Wednesday, April 18, 2007


I’ve arrived at that stage in life when poets whom I think of as being clearly a generation younger than me – hence “youngsters” – are starting to come out with those major mid-life collections that tell you which ones are going to be the truly major poets of their generation. I was reminded of this the other day when I chose Allen Ginsberg’s 1964 passport photo to illustrate this page on the tenth anniversary of his death. He looks so very young in that photo & indeed was just 38 that year. The following year, I first corresponded with him & even found myself at a party in his & Paul Goodman’s honor after Ginsberg’s reading at the Berkeley Poetry Conference. It was clear to me then that Ginsberg was one of the great elders of poetry, as was Robert Creeley whom I also began reading around that same time. Neither had yet turned 40.

So here is a big fat beautiful new book from Laynie Browne called Daily Sonnets, published by Counterpath Press of Denver. It’s a stunner & a delight, a heady dose of pure oxygen. Almost as amazing is the list of Browne’s 15 previous books (plus one volume of fiction) dating back to 1993. During this same period, Browne has also been an integral part of the collectives that put on readings at the Ear Inn in New York (the series continues to this day at the Bowery Poetry Club) and with the Subtext Collective in Seattle. Now she’s living in Oakland, always a hot bed of poetry. From what I hear, she’s been an important part of every scene she’s been around.

This seems like an awful lot of accomplishment for somebody who wasn’t even born when the Berkeley Poetry Conference took place in 1965 – and frankly it is. But it’s the poems in Daily Sonnets & Browne’s other books that is going to make her an icon for the generation of poets who are about to show up, poets who are, say, still ten years younger than Tim Peterson. Here’s one example, “Love Sonnet To Light”:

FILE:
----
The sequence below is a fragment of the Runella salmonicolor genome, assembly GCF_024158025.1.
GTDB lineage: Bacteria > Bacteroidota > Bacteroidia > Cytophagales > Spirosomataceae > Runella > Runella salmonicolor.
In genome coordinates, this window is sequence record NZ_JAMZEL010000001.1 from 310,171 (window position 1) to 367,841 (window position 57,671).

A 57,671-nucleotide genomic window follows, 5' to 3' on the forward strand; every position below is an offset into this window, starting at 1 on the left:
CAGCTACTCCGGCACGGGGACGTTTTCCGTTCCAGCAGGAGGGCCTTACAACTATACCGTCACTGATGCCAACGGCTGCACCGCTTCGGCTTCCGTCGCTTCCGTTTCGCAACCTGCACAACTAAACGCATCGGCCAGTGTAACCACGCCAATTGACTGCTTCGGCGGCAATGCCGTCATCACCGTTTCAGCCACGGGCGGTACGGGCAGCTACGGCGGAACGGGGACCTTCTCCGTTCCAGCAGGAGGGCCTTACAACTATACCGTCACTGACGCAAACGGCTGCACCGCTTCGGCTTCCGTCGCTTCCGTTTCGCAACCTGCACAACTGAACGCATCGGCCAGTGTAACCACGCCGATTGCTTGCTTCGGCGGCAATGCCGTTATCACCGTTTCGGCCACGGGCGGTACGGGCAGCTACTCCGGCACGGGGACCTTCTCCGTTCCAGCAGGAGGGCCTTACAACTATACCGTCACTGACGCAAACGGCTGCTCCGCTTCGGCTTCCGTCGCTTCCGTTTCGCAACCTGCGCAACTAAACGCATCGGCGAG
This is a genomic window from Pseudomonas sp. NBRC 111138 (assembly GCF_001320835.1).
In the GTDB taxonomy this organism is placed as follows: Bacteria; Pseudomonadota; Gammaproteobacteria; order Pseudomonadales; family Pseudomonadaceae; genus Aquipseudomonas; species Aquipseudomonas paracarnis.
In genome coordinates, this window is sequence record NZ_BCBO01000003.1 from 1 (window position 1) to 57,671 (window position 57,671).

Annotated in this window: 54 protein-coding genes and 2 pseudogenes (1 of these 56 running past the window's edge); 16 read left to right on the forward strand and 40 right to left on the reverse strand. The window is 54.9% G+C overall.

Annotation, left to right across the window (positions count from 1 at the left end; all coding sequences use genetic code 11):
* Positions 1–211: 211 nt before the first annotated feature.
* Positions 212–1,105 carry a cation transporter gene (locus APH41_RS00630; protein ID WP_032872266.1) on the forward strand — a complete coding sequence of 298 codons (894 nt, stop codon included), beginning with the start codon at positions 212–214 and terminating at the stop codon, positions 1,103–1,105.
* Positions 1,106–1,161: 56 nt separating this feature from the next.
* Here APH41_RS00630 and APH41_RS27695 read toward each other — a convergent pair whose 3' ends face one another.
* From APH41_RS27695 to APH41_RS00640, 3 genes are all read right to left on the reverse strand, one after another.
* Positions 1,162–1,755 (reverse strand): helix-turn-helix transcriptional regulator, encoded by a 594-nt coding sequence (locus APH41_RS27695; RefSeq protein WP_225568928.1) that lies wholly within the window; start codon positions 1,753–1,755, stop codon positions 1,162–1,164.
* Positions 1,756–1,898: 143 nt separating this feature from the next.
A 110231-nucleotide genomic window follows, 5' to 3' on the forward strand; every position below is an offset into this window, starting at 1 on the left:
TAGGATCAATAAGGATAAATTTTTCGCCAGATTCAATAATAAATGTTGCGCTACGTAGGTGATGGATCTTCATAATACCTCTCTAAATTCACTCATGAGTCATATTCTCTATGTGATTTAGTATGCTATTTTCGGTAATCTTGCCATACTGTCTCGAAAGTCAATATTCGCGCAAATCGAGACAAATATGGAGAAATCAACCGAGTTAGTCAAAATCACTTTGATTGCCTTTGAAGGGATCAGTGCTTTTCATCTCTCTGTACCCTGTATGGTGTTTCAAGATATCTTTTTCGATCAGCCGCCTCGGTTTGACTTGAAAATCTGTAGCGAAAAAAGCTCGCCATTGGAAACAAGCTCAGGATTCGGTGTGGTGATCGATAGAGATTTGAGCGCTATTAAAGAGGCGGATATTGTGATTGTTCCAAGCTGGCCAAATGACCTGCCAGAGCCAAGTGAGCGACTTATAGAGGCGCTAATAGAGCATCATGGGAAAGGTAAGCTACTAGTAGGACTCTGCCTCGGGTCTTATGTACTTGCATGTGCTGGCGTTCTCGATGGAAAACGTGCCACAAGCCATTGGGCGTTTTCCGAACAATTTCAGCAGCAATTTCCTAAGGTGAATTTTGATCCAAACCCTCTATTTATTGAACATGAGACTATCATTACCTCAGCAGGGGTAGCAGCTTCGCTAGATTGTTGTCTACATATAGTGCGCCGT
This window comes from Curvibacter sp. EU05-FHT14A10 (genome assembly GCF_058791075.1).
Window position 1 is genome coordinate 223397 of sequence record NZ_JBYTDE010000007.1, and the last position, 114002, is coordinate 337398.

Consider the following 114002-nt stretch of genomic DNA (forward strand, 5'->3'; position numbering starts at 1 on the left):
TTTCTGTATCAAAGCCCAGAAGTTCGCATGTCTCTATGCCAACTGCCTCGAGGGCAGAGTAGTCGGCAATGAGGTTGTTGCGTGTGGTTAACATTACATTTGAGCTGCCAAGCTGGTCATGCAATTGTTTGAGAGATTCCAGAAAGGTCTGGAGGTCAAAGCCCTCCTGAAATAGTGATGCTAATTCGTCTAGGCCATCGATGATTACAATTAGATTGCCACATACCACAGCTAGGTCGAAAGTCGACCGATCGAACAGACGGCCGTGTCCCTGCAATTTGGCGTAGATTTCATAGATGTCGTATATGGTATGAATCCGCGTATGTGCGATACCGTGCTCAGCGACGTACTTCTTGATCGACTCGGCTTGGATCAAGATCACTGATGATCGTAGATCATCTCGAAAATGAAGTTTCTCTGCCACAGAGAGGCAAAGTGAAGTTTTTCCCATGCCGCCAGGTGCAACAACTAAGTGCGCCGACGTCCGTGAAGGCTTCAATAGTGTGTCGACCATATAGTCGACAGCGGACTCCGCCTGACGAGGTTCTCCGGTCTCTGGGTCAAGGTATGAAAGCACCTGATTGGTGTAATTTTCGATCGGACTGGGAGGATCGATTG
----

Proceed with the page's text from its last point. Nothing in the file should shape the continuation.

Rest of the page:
I write myself this nightly
Gesture of the turning
This should remind me to blink
And waken to your proximity
Which is continually present to the
Extent that nothing is not of you
Inhale a curve of dark foliage
Look to your shadow made by the moon
Drink a preposition
Which brings me nearer
To my present location
If words were put to that
Sentiment the sentence
Would read —

Or “Two-Fourteenths Sonnet”:

This undressing at security checkpoints
Would never have gone over with the Victorians

Or this, numbered simply “67”:

If the noise doesn’t stop when you turn on the light
You are of how many winters?
For readers of three and up
The mind sometimes a terrible souvenir
unlike his four-year-old face
in nest of night
whose test
of solitude
repeats the motion
Holding his hand to my face
I walk out of the bedroom
of again whose
forgotten impatience
Remembered the opposite of rushing

Or one of the poems identified as “After-Shower Sonnet”:

Before dressing don’t
cheat on me in my dreams
especially from a distance
Below I hear four boys
breaking mountains into breeze
Before we go to the happiest place
on earth I must remember my
own special paradox
While dressings are everything here
Undressing is everything any other place
we go so let’s go there
not fruitfully, but secretly
and hide from the plastic pots
and smoke of their diagramming snores

There are, especially in the last two pieces, some complex emotions being registered in very compact ways. Browne often makes use of the surface features of the abstract lyric, but – as these four poems make pretty clear – she is seldom abstract herself, focusing instead on a space that has some resonance with the New York School but even more perhaps with the current wave of post-feminists who take the gains of feminism if not exactly for granted, at least as the platform from which to investigate the world anew, including a very serious & intense focus on parenting.

The key to Browne’s sonnets, whether they’re homophonic translations of Rilke or works that take off from a line or phrase from another poet – two of her most prominent sources, Lee Ann Brown & Bernadette Mayer, are themselves serious sonneteers – is her sense of the line, almost always informal, typically with between three & five stresses. Browne may be at her very best with long sentences spread out over multiple lines – the first three lines in the last sonnet above, for example, or the six-liner in the middle of “67” – but she’s also very good with the zing-zing-zing of lines that appear to change the topic with every linebreak, postmodern staple that it is. This is the sonnet as descended from Ted Berrigan rather than Ben Jonson, and Browne is, I think, a good index of the strength of this approach to the genre going forward. For while Browne is not an inventor of new forms, as such, she’s as good as anyone around with this one.


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